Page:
Installment #9: Chloe & Fran on relationships

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Frances Badalamenti:  A theme that is often on repeat in our texts and talks and I feel, something that surrounds our friendship in many ways, is our individual relationship status.  I have been married for over a decade.  I have only had sex with that one person for the past fifteen years.  Before that dude, I was married to another dude and by the time that I was your age, I was already married and divorced.  You are a single lady.  When we first started hanging out, you seemed to be heading into recovery from a few not-so-healthy relationships.  We would sit at my kitchen table in the epicenter of my pretty fucking normal American life (husband, kid, houses, loot in the checking account) and we would be across from one another drinking tea and it was obvious that there was this major difference between the two of us that was beyond age or sexual orientation or fiscal disparities.  

I had a person and you did not have a person.  You were the lone wolf and I was part of a pack.  And the funny thing is — I envied you and I still do to a certain extent.  I would love nothing more than to be a lone wolf again for a brief period of time, but I think that I would want to have the knowledge that I now hold from being in a long-term relationship.  I think I envy your relationship status because of what I now know about being with the same damn person and sucking the same damn dick for so many years.     

Do you feel that you have envied that part of me, the part that has the same person in the same bed every night?  Or, is that something that you wouldn’t want for yourself at this point in your life?

CC: I’ve never told you this straight-up, but your house is pretty much my happy place. I explore this a little in an essay in my new collection, about how I’m often in situations and homes of friends married with children. You, Cheryl, Elisa Albert, Erika Kleinman. I like peering into that lifestyle and observing it.

But yes, I envy you having a husband and a kid because you have a rad husband and funny as hell kid. And I hope I have a version of that some day, but to be honest, I’m growing less interested in it, and it’s not like, a goal for me.

Early on in our friendship, your husband and kid went to the coast and you stayed in Portland. I came over for lunch, and you had already gone to yoga and were gonna go to Thai food and a movie later. You were applying to residencies and working on your book. You said something like, “I wish they were gone a week, I could get so much DONE!” And I totally got it. And I think not having a person does allow me to get a shit-tone ‘done’ in my creative life.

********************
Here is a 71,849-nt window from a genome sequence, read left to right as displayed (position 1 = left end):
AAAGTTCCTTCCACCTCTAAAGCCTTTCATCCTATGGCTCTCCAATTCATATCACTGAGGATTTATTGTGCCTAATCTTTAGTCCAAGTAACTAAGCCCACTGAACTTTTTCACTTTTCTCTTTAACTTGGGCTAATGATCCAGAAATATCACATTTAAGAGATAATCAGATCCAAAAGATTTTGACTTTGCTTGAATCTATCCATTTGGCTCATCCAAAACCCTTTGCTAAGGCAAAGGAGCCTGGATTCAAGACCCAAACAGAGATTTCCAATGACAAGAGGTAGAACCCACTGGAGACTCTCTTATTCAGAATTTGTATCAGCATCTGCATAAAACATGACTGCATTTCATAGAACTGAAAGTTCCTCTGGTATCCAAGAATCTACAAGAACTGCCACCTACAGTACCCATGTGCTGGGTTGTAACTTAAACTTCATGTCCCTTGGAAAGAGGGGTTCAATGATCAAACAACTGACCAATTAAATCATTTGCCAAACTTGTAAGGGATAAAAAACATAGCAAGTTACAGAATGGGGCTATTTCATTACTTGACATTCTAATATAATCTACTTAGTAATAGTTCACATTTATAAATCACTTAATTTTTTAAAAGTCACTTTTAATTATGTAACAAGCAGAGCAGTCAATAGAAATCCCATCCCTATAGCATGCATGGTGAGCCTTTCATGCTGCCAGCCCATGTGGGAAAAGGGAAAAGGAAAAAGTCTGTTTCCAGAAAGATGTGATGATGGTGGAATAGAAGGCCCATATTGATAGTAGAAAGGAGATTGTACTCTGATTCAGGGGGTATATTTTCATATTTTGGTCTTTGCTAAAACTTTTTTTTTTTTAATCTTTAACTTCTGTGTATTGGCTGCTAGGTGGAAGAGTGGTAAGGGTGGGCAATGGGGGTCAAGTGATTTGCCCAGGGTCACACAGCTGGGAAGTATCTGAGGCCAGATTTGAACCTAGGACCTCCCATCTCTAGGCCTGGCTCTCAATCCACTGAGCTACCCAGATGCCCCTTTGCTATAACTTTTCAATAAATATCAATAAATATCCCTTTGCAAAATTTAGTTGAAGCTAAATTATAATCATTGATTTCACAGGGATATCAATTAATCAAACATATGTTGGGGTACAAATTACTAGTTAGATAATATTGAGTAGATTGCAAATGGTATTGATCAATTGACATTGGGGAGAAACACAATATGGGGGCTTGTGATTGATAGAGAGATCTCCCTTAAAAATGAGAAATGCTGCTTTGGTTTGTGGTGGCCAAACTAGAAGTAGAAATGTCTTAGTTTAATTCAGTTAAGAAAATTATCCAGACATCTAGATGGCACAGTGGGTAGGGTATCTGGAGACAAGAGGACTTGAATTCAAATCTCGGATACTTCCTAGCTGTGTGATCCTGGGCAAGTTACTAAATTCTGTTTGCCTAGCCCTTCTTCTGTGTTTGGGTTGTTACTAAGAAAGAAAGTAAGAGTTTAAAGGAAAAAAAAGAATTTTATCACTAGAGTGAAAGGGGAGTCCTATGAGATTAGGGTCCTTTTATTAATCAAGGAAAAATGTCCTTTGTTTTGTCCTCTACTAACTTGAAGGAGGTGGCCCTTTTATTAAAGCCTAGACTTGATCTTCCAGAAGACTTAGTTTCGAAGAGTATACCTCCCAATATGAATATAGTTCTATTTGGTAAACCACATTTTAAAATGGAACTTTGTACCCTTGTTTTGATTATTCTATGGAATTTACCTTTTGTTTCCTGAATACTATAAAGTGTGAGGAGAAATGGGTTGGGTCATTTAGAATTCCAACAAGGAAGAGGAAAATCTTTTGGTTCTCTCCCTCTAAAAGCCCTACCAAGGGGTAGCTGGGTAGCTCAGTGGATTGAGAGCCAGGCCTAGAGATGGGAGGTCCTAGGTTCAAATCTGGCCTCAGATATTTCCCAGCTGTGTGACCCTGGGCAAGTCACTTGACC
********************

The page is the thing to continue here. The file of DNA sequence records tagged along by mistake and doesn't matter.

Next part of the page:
I also don’t have qualms about doing anything by myself–we’re the same that way. I think the lamest thing ever is when people say they wouldn’t go to a bar/movie/hike by themselves. Really? Then why do you even live? I love having meals alone, it makes me feel alive, especially in places like NYC. My friend the other day said she’s been wanting to get Pho, but would never do it alone because it’s pathetic. I ate Pho alone like once a week when I lived in Portland. Who gives a shit?

FB:  You said to me recently that you are un-dateable.  I remember first hearing that term in Frances Ha and totally fucking connecting to it because I can definitely recall a time when I was completely un-dateable.  It was a period in my life that I was way too hungry for a relationship and completely starved of sex and so I would be super intense with my needs and I would turn dudes off straightaway.  I remember once calling a dude’s answering machine like a hundred times in a row until he actually picked up the phone.  I would wait by the phone for hours to see if some dude might call.  It was complete desperation, it’s no wonder I married so quickly the first guy who came along and actually wanted to be with me.  It was sick in the head.  Awful.  My point is, that was my version of un-dateable, but I don’t think this is the case for you.